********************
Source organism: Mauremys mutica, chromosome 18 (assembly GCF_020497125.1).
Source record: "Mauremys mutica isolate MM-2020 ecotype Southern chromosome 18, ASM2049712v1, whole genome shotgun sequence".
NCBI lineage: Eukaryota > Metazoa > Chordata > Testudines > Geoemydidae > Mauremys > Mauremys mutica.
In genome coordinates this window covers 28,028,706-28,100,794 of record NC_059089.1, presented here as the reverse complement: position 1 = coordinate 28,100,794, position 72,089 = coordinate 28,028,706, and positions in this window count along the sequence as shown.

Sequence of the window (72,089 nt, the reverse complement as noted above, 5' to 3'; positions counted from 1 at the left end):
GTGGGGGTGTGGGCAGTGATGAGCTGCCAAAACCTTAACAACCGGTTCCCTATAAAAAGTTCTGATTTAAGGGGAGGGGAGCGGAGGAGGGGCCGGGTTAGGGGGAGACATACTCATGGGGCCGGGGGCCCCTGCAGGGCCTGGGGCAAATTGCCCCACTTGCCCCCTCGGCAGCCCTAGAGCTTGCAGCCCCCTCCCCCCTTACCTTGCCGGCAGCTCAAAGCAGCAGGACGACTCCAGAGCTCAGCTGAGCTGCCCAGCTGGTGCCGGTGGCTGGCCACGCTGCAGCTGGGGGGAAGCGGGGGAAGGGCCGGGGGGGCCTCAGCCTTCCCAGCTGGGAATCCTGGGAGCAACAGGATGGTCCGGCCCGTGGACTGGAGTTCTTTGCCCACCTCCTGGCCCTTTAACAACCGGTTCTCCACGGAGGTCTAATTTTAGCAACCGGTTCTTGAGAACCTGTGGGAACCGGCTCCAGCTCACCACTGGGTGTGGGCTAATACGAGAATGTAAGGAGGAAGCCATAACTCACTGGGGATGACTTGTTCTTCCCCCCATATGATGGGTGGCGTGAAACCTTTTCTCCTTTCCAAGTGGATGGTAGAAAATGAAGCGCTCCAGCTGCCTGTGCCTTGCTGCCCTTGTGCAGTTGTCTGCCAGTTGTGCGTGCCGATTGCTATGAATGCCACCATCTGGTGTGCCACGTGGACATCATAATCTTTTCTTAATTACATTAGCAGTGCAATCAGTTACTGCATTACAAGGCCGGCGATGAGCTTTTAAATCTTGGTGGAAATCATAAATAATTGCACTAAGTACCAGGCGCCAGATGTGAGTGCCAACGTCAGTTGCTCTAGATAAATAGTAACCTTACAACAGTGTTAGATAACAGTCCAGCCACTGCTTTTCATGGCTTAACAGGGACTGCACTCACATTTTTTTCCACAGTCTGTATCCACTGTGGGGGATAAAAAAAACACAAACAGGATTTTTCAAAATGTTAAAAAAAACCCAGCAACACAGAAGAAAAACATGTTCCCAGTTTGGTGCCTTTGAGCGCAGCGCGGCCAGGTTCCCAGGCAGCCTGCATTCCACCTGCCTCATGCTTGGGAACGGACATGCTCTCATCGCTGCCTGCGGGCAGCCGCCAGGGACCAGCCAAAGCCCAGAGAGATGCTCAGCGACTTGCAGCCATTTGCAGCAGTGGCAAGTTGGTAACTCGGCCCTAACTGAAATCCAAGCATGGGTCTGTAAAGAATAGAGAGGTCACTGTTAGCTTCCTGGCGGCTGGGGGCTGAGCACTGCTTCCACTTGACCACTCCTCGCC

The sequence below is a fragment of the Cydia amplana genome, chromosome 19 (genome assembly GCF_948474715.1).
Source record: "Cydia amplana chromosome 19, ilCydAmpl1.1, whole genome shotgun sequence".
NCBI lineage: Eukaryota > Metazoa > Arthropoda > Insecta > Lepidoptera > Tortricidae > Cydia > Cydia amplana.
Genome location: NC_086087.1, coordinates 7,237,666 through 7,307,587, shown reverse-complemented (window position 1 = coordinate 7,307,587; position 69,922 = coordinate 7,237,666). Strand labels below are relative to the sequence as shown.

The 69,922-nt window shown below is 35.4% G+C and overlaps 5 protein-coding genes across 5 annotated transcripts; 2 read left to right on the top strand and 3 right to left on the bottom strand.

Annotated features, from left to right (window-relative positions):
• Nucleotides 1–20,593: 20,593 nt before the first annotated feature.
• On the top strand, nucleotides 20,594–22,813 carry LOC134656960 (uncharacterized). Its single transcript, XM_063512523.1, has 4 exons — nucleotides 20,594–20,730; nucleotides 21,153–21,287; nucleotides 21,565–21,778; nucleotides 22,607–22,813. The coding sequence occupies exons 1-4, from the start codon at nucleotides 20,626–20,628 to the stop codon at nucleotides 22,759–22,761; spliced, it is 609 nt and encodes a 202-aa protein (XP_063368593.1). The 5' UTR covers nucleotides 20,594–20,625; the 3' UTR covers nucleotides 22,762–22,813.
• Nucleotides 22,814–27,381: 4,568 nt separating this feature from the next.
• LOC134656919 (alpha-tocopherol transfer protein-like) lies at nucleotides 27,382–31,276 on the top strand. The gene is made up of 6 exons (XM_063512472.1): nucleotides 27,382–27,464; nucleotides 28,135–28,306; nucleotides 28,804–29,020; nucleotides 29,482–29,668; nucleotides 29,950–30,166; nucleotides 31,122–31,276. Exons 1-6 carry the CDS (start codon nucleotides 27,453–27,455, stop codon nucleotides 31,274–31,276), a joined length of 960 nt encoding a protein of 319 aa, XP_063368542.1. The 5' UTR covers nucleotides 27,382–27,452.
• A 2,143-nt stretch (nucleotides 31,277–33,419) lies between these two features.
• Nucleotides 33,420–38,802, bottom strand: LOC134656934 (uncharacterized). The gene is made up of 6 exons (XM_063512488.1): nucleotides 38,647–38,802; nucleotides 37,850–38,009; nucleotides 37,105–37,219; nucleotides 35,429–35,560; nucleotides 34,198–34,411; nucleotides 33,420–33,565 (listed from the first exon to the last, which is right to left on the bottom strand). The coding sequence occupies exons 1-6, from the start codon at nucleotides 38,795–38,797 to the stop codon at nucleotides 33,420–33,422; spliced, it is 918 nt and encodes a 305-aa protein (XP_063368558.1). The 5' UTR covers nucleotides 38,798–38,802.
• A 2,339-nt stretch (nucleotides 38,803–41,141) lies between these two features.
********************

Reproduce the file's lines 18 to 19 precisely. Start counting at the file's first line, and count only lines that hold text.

• Nucleotides 33,420–38,802, bottom strand: LOC134656934 (uncharacterized). The gene is made up of 6 exons (XM_063512488.1): nucleotides 38,647–38,802; nucleotides 37,850–38,009; nucleotides 37,105–37,219; nucleotides 35,429–35,560; nucleotides 34,198–34,411; nucleotides 33,420–33,565 (listed from the first exon to the last, which is right to left on the bottom strand). The coding sequence occupies exons 1-6, from the start codon at nucleotides 38,795–38,797 to the stop codon at nucleotides 33,420–33,422; spliced, it is 918 nt and encodes a 305-aa protein (XP_063368558.1). The 5' UTR covers nucleotides 38,798–38,802.
• A 2,339-nt stretch (nucleotides 38,803–41,141) lies between these two features.